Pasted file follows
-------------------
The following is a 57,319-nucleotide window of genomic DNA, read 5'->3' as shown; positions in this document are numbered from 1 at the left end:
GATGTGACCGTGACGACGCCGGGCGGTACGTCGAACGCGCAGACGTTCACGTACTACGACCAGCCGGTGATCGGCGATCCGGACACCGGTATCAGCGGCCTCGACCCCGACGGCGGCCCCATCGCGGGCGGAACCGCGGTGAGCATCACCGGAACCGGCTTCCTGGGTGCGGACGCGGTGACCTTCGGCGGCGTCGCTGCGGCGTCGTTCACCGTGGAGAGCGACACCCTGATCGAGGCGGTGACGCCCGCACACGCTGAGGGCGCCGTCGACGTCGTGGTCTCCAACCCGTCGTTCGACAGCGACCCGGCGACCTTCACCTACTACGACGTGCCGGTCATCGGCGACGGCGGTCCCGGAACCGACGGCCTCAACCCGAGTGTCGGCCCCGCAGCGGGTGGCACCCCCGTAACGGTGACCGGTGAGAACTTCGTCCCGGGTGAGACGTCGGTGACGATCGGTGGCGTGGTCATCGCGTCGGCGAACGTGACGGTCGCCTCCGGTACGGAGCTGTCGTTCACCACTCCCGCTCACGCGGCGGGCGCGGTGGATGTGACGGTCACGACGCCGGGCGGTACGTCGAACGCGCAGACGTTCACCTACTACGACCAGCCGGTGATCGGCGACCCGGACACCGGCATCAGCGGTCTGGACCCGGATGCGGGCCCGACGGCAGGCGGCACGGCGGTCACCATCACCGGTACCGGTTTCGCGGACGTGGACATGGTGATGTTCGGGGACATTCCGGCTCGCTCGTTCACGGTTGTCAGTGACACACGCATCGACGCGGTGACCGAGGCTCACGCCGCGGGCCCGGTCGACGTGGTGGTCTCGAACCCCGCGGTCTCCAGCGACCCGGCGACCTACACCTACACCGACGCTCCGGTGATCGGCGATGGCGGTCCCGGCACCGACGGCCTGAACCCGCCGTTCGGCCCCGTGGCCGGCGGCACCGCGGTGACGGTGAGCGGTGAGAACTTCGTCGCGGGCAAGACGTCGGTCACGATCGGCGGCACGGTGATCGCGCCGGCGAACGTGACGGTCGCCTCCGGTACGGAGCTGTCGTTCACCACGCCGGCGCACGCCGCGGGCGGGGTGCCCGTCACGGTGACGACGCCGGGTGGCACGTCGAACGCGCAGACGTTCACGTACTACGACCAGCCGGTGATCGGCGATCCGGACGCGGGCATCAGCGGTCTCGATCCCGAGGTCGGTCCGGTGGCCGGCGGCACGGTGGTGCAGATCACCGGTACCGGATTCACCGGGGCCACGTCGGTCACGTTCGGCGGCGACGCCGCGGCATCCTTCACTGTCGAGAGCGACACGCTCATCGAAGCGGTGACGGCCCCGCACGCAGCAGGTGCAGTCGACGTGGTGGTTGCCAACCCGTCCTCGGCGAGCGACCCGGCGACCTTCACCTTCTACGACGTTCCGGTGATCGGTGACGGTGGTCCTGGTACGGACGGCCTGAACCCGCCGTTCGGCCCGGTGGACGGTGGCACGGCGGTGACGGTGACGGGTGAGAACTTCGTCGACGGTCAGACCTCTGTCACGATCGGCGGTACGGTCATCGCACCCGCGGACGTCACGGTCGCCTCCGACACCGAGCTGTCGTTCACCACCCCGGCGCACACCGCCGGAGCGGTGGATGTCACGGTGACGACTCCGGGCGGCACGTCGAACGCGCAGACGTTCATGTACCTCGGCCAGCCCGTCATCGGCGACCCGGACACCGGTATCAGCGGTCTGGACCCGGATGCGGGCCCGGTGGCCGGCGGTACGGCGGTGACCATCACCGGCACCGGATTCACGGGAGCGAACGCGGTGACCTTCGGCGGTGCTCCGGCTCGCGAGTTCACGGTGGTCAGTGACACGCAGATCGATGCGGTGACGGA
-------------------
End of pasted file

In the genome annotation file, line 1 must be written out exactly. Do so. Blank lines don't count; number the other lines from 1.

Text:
The following is a 57,319-nucleotide window of genomic DNA, read 5'->3' as shown; positions in this document are numbered from 1 at the left end: